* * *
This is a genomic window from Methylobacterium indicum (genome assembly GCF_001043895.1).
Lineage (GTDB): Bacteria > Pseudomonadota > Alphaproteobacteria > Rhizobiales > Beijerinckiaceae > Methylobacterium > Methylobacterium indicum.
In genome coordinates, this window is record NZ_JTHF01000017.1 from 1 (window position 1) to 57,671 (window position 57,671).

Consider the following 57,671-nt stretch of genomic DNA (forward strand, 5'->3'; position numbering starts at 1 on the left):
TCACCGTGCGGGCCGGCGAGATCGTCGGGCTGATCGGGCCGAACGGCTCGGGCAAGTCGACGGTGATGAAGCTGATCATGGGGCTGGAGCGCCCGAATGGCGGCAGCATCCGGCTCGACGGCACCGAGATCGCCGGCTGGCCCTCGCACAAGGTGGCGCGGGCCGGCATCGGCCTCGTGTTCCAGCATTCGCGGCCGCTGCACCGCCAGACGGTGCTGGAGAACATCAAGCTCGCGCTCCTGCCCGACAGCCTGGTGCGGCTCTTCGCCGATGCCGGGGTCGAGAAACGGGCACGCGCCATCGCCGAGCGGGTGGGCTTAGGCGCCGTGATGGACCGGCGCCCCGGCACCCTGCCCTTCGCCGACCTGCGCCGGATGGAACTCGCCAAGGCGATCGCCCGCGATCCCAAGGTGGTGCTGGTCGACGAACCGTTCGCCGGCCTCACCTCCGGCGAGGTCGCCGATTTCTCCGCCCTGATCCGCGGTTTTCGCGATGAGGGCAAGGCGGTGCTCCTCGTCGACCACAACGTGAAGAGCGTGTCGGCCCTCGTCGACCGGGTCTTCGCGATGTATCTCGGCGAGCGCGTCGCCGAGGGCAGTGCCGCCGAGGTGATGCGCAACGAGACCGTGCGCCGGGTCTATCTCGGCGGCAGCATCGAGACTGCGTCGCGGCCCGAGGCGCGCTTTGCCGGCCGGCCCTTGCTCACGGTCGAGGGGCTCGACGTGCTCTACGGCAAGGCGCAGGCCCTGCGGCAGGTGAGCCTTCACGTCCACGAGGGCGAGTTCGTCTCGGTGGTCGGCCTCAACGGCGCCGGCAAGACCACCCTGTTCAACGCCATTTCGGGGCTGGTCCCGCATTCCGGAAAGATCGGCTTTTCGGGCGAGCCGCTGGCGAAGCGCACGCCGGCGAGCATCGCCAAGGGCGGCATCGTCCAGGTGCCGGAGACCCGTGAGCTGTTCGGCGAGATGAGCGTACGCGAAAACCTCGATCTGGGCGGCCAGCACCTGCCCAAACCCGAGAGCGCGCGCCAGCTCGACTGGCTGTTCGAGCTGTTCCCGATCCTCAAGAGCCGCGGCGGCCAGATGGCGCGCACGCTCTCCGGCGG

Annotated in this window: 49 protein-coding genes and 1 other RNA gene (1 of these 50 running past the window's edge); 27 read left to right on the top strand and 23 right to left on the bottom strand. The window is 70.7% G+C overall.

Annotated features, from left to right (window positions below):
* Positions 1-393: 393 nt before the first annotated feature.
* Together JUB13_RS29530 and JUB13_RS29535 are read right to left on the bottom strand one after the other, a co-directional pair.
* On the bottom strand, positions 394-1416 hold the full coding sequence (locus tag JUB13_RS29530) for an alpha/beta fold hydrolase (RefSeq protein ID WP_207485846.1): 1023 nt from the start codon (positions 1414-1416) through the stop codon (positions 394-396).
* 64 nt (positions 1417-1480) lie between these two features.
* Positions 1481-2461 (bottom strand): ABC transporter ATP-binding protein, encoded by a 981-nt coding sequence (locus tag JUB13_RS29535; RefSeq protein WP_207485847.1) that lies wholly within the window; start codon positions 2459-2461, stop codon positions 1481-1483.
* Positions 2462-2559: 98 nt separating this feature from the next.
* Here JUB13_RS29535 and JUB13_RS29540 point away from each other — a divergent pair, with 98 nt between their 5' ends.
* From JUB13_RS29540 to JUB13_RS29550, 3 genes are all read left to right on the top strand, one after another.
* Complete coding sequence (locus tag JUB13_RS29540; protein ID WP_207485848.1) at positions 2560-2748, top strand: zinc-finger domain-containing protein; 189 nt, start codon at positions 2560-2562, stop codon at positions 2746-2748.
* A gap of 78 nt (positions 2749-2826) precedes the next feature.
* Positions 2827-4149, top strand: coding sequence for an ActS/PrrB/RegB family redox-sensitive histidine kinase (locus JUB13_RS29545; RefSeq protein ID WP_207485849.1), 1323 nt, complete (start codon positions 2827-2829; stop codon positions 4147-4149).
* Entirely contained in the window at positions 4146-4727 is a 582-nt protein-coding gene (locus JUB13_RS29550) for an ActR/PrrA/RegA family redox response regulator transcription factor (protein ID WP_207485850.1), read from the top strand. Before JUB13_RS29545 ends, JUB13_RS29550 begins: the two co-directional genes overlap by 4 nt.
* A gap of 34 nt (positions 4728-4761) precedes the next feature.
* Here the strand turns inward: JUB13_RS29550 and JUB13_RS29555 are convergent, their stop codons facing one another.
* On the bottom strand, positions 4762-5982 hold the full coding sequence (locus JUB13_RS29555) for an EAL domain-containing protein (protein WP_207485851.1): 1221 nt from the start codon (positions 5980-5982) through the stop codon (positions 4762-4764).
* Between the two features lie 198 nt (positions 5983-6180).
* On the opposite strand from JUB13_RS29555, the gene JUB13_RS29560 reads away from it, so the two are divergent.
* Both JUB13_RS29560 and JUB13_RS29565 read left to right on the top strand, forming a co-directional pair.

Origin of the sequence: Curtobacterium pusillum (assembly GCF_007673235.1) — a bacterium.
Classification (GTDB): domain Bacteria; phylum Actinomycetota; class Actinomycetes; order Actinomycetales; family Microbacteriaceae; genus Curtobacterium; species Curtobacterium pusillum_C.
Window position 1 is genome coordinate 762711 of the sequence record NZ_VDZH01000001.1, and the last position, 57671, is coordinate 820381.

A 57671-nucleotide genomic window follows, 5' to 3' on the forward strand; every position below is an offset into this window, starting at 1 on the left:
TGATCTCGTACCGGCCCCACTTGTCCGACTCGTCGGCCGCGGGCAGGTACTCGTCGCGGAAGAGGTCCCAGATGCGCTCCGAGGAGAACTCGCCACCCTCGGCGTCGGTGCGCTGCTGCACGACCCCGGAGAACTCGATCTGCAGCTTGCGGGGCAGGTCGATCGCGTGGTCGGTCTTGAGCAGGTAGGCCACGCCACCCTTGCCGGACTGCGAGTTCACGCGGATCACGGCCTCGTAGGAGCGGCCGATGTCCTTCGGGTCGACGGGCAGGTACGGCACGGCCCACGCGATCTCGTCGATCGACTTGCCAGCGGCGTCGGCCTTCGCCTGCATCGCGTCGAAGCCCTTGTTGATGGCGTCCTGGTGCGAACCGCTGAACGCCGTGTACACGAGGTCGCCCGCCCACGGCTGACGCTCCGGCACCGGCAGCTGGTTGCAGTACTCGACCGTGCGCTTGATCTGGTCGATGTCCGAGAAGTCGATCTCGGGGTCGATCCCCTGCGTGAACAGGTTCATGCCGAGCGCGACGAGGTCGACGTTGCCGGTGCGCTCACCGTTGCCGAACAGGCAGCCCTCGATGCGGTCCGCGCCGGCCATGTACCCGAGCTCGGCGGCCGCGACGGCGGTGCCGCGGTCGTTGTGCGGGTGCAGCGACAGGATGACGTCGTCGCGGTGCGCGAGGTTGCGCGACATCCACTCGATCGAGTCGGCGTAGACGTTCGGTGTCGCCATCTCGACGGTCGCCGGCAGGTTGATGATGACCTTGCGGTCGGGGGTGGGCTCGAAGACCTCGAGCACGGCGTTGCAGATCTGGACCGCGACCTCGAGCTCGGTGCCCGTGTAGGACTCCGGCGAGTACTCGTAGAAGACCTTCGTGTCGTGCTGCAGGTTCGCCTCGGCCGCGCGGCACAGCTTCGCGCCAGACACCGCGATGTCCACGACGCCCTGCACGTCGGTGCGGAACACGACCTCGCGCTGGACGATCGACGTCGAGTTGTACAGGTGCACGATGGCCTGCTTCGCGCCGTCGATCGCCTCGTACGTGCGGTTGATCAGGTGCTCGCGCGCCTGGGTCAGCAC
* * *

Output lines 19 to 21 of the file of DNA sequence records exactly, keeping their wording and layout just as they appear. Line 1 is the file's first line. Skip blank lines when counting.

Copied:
* Entirely contained in the window at positions 4146-4727 is a 582-nt protein-coding gene (locus JUB13_RS29550) for an ActR/PrrA/RegA family redox response regulator transcription factor (protein ID WP_207485850.1), read from the top strand. Before JUB13_RS29545 ends, JUB13_RS29550 begins: the two co-directional genes overlap by 4 nt.
* A gap of 34 nt (positions 4728-4761) precedes the next feature.
* Here the strand turns inward: JUB13_RS29550 and JUB13_RS29555 are convergent, their stop codons facing one another.